Cancer Patients Dental Care Red Bank NJ
Dr. Lichtenstein and his staff understand that cancer patients have different needs when it comes to dental care. Whether you are about to begin cancer treatment, are going through it now, or have finished treatment, your dental health needs special attention and qualified care. Dr. Lichtenstein can provide the services that those battling cancer deserve, which in something that not all dentists can do.
Numerous hospitals, medical centers, and individual cancer/oncology practitioners require a written “clean bill of dental health” before a cancer patient’s treatment is initiated. A “cleaned-up mouth” and clearance from a restorative dentist reduces and helps to avoid the problems of mouth abscesses and infections during the course of cancer treatment.
Chemotherapy and radiation can result in “dry mouth”, which can predispose cancer patients to cavities and decay, especially if normal oral hygiene is delayed or neglected. If the roots of the teeth are exposed, they are at greater risk for decay.
Some of the newest forms of chemotherapy the ‘Bisphosphonates’ (IV Aredia and Zometa) can lead to a unique mouth problem known as “BRON” (Bisphosphonate Related Osteo-Necrosis). This means areas of bone in the upper and lower jawbones degenerate and result in non-vital bone (“necrosis”). This necrotic area may not heal normally, or often not at all. This is also known as MRONJ – medication related osteo-necrosis of the jaw.
Oral health changes during cancer treatment
While receiving cancer treatment, some people experience:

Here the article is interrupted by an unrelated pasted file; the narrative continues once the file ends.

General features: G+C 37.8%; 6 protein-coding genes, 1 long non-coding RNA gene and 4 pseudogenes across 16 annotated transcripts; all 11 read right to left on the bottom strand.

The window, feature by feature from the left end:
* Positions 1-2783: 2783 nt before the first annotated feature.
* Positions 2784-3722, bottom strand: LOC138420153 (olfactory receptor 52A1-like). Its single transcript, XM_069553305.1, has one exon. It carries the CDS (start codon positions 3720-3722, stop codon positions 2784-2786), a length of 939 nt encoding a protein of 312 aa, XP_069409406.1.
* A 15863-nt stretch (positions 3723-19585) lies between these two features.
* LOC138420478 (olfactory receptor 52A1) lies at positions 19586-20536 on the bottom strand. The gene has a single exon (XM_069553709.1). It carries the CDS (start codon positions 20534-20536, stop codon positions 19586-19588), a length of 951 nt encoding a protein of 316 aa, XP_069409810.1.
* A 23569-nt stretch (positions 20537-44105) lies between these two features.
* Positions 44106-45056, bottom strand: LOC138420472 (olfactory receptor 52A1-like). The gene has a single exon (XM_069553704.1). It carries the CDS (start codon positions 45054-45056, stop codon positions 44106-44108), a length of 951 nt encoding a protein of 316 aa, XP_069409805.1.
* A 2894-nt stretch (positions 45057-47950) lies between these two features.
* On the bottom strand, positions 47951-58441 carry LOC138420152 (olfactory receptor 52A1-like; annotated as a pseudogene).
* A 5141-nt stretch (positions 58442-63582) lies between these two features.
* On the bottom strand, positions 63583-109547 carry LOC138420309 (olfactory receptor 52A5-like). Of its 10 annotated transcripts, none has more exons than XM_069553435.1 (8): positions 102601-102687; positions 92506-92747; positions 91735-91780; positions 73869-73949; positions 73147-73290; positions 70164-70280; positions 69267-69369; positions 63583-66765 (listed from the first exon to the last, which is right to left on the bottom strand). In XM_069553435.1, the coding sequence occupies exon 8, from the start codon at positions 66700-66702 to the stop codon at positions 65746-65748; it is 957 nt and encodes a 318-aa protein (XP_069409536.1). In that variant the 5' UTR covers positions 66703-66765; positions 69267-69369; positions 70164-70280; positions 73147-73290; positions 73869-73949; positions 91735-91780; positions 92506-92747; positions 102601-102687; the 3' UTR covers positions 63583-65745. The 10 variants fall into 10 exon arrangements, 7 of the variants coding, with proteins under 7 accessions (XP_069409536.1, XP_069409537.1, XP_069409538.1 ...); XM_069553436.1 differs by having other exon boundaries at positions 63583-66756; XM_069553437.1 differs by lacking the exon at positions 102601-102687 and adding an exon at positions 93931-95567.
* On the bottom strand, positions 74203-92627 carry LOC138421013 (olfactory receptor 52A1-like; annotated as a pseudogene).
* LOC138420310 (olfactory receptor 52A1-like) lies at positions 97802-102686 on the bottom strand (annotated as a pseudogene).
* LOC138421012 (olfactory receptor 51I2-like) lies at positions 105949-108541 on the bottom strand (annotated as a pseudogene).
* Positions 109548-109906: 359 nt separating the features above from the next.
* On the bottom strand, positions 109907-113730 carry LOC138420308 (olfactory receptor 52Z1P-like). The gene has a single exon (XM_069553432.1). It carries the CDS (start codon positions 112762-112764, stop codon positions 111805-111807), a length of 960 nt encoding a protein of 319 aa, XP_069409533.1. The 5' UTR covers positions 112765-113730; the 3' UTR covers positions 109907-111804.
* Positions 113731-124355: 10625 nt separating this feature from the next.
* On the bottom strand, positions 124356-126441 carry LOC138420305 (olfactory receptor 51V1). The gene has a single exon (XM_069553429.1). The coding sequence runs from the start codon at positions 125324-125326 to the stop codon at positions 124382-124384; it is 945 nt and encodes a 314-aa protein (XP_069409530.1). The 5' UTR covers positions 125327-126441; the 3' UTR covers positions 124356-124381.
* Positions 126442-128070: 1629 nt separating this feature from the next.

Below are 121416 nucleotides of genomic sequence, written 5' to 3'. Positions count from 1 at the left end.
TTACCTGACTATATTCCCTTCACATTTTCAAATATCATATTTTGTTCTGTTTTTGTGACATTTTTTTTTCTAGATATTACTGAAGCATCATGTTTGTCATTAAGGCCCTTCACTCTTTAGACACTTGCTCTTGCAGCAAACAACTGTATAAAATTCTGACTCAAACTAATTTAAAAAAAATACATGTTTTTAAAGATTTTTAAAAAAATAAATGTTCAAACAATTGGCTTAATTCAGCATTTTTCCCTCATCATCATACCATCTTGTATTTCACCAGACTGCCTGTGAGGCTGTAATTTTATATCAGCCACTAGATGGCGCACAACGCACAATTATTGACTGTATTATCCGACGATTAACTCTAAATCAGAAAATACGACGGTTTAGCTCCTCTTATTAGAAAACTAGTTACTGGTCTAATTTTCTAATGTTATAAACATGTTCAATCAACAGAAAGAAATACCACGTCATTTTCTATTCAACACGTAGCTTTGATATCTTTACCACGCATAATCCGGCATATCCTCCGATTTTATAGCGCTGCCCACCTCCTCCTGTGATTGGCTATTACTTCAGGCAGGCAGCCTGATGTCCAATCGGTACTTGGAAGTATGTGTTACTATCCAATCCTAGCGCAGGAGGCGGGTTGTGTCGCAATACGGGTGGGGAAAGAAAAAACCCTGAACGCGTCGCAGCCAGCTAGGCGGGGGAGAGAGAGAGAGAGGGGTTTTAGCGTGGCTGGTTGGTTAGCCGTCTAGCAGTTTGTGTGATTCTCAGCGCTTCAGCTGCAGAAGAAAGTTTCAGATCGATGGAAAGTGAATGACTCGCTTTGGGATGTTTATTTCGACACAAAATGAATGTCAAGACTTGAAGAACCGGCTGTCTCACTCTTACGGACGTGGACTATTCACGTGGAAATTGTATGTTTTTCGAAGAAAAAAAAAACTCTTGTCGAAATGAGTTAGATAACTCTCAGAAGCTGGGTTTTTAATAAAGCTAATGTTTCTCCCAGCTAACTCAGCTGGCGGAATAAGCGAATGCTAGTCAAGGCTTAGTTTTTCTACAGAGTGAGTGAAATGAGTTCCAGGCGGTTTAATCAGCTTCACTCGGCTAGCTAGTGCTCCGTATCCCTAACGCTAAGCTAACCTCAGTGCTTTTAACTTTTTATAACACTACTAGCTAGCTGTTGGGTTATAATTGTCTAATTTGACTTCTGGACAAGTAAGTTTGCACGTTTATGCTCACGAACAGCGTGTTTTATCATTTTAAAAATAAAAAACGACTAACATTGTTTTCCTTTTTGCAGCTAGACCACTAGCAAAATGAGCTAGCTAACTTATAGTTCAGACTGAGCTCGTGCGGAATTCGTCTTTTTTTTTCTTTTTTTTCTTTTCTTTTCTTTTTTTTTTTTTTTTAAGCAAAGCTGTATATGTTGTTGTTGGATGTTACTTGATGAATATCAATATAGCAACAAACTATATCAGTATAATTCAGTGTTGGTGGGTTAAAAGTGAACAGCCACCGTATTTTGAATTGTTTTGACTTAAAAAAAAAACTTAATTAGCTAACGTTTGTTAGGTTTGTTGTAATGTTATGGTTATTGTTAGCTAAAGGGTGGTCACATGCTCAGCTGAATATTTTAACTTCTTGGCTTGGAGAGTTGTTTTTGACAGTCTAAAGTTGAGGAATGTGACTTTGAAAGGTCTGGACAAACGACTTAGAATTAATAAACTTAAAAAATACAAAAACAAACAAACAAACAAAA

- Mouth sores – Certain chemotherapy medications and radiation therapy to the head or neck can cause sores to develop in the mucous membranes that line the mouth, throat and digestive tract. Known as mucositis, this condition can cause pain and infections, making it difficult to swallow, eat and drink.
- Dry mouth – Some cancer treatments can damage the salivary glands, disrupt the flow of saliva or cause dry mouth (xerostomia). In addition to discomfort, xerostomia can lead to infections and tooth decay because saliva helps balance the levels of bacteria in the mouth.
- Sensitive gums – Certain chemotherapy medications can cause the gums to become tender and inflamed.
- Jaw pain – Radiation therapy to the head and neck may cause pain and stiffness in the jaw.
- Taste changes – Some foods and beverages may taste differently than before, especially bitter, sweet or salty items.
How We Can Help
Before your cancer treatment begins, dental care options from Dr. Lichtenstein include a thorough clinical examination (teeth, roots, gums, bone and a head/neck regional soft tissue exam); appropriate x-rays (to uncover hidden problems, decay, or infection), a discussion on the most beneficial oral hygiene regimen, and a treatment plan to address current or potential problems a cancer patient may face.
We can even do a digital panoramic x-ray of your entire mouth with very low radiation. This is very helpful for patients with hyperactive gag reflexes.
Your mouth should be as healthy as possible before starting your cancer treatment. There should not be any gingivitis, periodontal diseases (“gum diseases”), and abscessed or infected teeth. Any deep decay should be treated well before beginning your cancer treatment.
If you are just starting cancer treatment, many dental care management options can be discussed. If you are “in the middle” of treatment, or have finished, there are restorative and oral hygiene options available.
Contact us or visit our office in Holmdel, New Jersey to learn more about what we can do for you, no matter what stage of cancer treatment you are in. We will work with you to take care of your dental health throughout and after your treatment.